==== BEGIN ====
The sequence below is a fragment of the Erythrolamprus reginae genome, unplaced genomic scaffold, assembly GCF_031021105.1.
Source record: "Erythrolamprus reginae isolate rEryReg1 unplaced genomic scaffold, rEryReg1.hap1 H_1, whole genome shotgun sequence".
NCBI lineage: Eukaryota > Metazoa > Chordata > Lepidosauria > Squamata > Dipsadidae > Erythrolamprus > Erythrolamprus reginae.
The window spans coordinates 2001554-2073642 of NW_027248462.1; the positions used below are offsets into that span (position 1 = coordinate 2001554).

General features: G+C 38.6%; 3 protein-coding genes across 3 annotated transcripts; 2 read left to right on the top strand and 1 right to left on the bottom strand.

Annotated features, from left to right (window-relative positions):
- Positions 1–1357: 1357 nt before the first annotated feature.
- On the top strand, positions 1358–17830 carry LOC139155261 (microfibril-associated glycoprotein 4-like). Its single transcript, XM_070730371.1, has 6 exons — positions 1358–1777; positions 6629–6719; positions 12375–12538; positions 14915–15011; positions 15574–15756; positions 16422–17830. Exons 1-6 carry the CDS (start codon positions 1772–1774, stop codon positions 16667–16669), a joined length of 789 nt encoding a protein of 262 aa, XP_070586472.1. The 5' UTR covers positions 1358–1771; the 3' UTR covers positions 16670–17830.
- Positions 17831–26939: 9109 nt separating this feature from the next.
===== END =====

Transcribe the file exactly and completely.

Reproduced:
The sequence below is a fragment of the Erythrolamprus reginae genome, unplaced genomic scaffold, assembly GCF_031021105.1.
Source record: "Erythrolamprus reginae isolate rEryReg1 unplaced genomic scaffold, rEryReg1.hap1 H_1, whole genome shotgun sequence".
NCBI lineage: Eukaryota > Metazoa > Chordata > Lepidosauria > Squamata > Dipsadidae > Erythrolamprus > Erythrolamprus reginae.
The window spans coordinates 2001554-2073642 of NW_027248462.1; the positions used below are offsets into that span (position 1 = coordinate 2001554).

General features: G+C 38.6%; 3 protein-coding genes across 3 annotated transcripts; 2 read left to right on the top strand and 1 right to left on the bottom strand.

Annotated features, from left to right (window-relative positions):
- Positions 1–1357: 1357 nt before the first annotated feature.
- On the top strand, positions 1358–17830 carry LOC139155261 (microfibril-associated glycoprotein 4-like). Its single transcript, XM_070730371.1, has 6 exons — positions 1358–1777; positions 6629–6719; positions 12375–12538; positions 14915–15011; positions 15574–15756; positions 16422–17830. Exons 1-6 carry the CDS (start codon positions 1772–1774, stop codon positions 16667–16669), a joined length of 789 nt encoding a protein of 262 aa, XP_070586472.1. The 5' UTR covers positions 1358–1771; the 3' UTR covers positions 16670–17830.
- Positions 17831–26939: 9109 nt separating this feature from the next.